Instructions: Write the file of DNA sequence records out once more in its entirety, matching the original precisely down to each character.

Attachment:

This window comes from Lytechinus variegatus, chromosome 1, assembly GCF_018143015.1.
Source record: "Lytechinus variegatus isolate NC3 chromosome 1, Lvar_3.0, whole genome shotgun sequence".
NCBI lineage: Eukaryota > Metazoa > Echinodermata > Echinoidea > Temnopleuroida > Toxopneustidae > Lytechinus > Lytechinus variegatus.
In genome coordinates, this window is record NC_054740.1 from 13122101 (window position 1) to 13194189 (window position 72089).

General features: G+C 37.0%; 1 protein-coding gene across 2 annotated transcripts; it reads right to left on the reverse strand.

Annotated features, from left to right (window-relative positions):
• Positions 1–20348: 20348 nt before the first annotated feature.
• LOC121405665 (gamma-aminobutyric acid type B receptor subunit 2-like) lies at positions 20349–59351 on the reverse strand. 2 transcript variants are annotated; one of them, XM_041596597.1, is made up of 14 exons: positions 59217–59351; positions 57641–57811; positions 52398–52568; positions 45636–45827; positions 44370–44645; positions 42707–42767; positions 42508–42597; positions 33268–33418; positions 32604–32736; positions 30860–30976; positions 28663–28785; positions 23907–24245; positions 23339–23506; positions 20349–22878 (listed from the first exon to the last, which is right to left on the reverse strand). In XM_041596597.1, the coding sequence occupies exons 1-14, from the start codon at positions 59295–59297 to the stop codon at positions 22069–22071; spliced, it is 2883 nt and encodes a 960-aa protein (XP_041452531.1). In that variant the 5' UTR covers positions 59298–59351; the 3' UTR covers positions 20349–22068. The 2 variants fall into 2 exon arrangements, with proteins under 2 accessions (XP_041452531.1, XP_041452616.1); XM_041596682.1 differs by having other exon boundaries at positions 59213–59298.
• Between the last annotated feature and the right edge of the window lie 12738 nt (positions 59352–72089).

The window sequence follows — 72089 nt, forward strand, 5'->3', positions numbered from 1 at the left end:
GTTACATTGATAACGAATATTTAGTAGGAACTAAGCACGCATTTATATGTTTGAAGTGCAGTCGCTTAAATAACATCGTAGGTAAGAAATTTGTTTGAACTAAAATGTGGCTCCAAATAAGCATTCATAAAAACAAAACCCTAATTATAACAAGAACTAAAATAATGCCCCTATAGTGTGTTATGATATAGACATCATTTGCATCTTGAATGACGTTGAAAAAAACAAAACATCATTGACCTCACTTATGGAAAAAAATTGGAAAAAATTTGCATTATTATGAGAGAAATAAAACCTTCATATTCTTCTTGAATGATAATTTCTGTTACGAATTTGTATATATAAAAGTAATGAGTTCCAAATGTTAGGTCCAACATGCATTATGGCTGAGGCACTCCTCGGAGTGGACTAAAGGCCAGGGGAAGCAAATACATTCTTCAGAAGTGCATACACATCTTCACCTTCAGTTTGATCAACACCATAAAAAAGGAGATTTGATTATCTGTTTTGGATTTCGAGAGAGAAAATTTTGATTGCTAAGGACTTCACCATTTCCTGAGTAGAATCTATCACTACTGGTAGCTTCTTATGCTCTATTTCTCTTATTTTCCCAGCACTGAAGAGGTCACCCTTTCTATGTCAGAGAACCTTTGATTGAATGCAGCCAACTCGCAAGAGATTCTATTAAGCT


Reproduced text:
This window comes from Lytechinus variegatus, chromosome 1, assembly GCF_018143015.1.
Source record: "Lytechinus variegatus isolate NC3 chromosome 1, Lvar_3.0, whole genome shotgun sequence".
NCBI lineage: Eukaryota > Metazoa > Echinodermata > Echinoidea > Temnopleuroida > Toxopneustidae > Lytechinus > Lytechinus variegatus.
In genome coordinates, this window is record NC_054740.1 from 13122101 (window position 1) to 13194189 (window position 72089).

General features: G+C 37.0%; 1 protein-coding gene across 2 annotated transcripts; it reads right to left on the reverse strand.

Annotated features, from left to right (window-relative positions):
• Positions 1–20348: 20348 nt before the first annotated feature.
• LOC121405665 (gamma-aminobutyric acid type B receptor subunit 2-like) lies at positions 20349–59351 on the reverse strand. 2 transcript variants are annotated; one of them, XM_041596597.1, is made up of 14 exons: positions 59217–59351; positions 57641–57811; positions 52398–52568; positions 45636–45827; positions 44370–44645; positions 42707–42767; positions 42508–42597; positions 33268–33418; positions 32604–32736; positions 30860–30976; positions 28663–28785; positions 23907–24245; positions 23339–23506; positions 20349–22878 (listed from the first exon to the last, which is right to left on the reverse strand). In XM_041596597.1, the coding sequence occupies exons 1-14, from the start codon at positions 59295–59297 to the stop codon at positions 22069–22071; spliced, it is 2883 nt and encodes a 960-aa protein (XP_041452531.1). In that variant the 5' UTR covers positions 59298–59351; the 3' UTR covers positions 20349–22068. The 2 variants fall into 2 exon arrangements, with proteins under 2 accessions (XP_041452531.1, XP_041452616.1); XM_041596682.1 differs by having other exon boundaries at positions 59213–59298.
• Between the last annotated feature and the right edge of the window lie 12738 nt (positions 59352–72089).

The window sequence follows — 72089 nt, forward strand, 5'->3', positions numbered from 1 at the left end:
GTTACATTGATAACGAATATTTAGTAGGAACTAAGCACGCATTTATATGTTTGAAGTGCAGTCGCTTAAATAACATCGTAGGTAAGAAATTTGTTTGAACTAAAATGTGGCTCCAAATAAGCATTCATAAAAACAAAACCCTAATTATAACAAGAACTAAAATAATGCCCCTATAGTGTGTTATGATATAGACATCATTTGCATCTTGAATGACGTTGAAAAAAACAAAACATCATTGACCTCACTTATGGAAAAAAATTGGAAAAAATTTGCATTATTATGAGAGAAATAAAACCTTCATATTCTTCTTGAATGATAATTTCTGTTACGAATTTGTATATATAAAAGTAATGAGTTCCAAATGTTAGGTCCAACATGCATTATGGCTGAGGCACTCCTCGGAGTGGACTAAAGGCCAGGGGAAGCAAATACATTCTTCAGAAGTGCATACACATCTTCACCTTCAGTTTGATCAACACCATAAAAAAGGAGATTTGATTATCTGTTTTGGATTTCGAGAGAGAAAATTTTGATTGCTAAGGACTTCACCATTTCCTGAGTAGAATCTATCACTACTGGTAGCTTCTTATGCTCTATTTCTCTTATTTTCCCAGCACTGAAGAGGTCACCCTTTCTATGTCAGAGAACCTTTGATTGAATGCAGCCAACTCGCAAGAGATTCTATTAAGCT